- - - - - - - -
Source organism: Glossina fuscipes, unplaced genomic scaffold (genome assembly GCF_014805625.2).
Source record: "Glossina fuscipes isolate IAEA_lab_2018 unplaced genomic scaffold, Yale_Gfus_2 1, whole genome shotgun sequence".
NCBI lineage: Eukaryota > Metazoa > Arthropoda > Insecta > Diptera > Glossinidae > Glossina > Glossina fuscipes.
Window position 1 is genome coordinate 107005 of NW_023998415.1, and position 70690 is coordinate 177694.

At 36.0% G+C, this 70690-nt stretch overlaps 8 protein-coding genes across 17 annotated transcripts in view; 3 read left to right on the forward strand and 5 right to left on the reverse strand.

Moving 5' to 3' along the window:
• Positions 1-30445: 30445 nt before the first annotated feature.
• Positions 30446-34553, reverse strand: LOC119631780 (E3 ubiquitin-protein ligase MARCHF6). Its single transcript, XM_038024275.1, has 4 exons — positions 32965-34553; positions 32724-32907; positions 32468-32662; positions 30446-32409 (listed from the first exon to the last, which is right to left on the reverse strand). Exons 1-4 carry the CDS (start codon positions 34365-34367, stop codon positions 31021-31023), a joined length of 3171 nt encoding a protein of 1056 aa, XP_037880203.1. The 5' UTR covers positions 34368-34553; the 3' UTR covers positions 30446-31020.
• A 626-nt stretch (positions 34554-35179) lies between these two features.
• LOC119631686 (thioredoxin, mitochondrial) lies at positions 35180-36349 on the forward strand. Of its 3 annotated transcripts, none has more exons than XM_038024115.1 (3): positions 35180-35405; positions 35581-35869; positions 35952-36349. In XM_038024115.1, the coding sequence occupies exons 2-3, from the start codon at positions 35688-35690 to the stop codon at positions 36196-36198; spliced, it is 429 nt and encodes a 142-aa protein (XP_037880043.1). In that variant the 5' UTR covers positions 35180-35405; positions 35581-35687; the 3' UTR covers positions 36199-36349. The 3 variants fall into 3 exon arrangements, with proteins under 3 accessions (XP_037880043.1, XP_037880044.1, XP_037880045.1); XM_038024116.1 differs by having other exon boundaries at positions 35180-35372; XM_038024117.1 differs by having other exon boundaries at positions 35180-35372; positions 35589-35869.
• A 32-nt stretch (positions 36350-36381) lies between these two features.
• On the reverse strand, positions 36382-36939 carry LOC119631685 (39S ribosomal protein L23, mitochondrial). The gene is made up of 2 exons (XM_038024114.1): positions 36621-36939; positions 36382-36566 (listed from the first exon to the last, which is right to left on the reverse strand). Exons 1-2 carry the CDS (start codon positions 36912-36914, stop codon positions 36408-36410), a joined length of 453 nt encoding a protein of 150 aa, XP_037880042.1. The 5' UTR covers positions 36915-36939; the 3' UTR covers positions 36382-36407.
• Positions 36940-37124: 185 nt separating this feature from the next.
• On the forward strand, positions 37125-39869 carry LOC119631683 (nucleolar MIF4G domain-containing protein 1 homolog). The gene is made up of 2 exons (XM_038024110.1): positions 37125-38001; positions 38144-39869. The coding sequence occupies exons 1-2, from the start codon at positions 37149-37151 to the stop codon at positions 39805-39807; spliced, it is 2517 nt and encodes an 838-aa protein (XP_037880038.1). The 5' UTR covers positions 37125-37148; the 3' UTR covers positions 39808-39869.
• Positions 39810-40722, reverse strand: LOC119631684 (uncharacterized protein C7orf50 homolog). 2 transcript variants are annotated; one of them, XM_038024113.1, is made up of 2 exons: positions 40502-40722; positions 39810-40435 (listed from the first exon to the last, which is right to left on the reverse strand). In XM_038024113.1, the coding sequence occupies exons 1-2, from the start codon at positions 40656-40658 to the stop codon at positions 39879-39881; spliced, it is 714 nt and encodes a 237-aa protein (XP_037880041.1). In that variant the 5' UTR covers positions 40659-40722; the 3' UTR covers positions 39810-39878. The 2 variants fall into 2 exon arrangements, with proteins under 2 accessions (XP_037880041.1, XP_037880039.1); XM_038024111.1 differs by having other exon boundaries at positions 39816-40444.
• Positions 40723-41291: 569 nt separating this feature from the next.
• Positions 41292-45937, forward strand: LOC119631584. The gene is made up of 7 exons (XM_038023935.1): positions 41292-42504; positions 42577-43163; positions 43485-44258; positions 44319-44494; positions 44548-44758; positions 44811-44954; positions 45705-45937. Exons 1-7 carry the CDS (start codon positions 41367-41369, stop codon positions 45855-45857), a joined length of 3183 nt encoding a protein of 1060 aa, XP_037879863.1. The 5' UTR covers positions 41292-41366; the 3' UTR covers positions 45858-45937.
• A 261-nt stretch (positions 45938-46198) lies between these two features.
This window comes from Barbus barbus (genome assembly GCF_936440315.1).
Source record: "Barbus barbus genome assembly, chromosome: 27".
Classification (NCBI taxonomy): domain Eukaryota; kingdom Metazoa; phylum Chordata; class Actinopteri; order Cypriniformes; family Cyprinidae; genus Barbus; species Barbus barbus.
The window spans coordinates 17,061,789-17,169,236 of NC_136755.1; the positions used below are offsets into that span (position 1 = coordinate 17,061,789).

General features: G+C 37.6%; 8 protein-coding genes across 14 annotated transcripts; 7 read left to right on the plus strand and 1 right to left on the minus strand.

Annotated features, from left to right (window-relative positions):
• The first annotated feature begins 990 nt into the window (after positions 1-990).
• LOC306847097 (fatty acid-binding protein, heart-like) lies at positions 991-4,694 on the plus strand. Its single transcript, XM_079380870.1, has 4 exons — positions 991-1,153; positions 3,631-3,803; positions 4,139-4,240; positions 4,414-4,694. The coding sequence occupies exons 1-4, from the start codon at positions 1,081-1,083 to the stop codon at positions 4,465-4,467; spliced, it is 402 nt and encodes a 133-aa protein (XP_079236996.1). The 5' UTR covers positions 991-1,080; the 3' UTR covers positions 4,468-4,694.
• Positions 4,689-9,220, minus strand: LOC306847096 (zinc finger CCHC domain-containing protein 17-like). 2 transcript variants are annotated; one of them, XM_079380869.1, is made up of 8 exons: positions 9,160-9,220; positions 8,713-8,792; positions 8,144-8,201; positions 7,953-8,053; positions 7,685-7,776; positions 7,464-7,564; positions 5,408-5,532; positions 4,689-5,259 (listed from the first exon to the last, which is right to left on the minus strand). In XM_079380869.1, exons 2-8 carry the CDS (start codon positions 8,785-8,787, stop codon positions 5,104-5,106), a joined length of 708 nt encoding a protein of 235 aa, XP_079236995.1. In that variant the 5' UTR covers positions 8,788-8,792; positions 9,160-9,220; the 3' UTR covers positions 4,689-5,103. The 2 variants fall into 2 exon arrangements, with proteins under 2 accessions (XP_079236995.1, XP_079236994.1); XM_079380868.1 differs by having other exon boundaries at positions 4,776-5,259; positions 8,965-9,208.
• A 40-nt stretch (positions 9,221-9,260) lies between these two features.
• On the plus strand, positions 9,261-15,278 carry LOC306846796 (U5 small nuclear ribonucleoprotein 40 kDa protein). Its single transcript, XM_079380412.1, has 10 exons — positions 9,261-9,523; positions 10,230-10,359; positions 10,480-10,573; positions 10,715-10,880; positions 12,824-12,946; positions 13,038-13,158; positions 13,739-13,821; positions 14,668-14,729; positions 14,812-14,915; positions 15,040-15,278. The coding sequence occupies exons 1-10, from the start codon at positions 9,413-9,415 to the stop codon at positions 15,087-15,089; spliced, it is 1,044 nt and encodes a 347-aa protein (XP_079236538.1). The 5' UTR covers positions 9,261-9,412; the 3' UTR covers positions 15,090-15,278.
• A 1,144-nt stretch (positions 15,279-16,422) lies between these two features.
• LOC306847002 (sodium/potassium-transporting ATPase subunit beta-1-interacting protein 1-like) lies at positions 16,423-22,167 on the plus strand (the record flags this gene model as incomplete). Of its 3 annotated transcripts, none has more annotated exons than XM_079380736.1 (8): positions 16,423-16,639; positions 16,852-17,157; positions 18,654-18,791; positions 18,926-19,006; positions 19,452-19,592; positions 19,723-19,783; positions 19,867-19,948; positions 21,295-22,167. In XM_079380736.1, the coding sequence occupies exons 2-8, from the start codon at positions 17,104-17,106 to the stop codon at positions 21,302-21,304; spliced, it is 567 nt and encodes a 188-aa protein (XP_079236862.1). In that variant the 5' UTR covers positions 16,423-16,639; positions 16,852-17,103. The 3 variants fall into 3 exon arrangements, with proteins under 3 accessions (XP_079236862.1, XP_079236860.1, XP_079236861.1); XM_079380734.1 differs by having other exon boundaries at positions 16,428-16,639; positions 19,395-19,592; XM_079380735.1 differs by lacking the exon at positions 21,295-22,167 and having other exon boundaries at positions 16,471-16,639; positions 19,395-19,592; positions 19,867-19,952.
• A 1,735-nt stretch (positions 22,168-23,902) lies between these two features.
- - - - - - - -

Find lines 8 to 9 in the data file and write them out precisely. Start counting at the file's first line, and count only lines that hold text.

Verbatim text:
• Positions 30446-34553, reverse strand: LOC119631780 (E3 ubiquitin-protein ligase MARCHF6). Its single transcript, XM_038024275.1, has 4 exons — positions 32965-34553; positions 32724-32907; positions 32468-32662; positions 30446-32409 (listed from the first exon to the last, which is right to left on the reverse strand). Exons 1-4 carry the CDS (start codon positions 34365-34367, stop codon positions 31021-31023), a joined length of 3171 nt encoding a protein of 1056 aa, XP_037880203.1. The 5' UTR covers positions 34368-34553; the 3' UTR covers positions 30446-31020.
• A 626-nt stretch (positions 34554-35179) lies between these two features.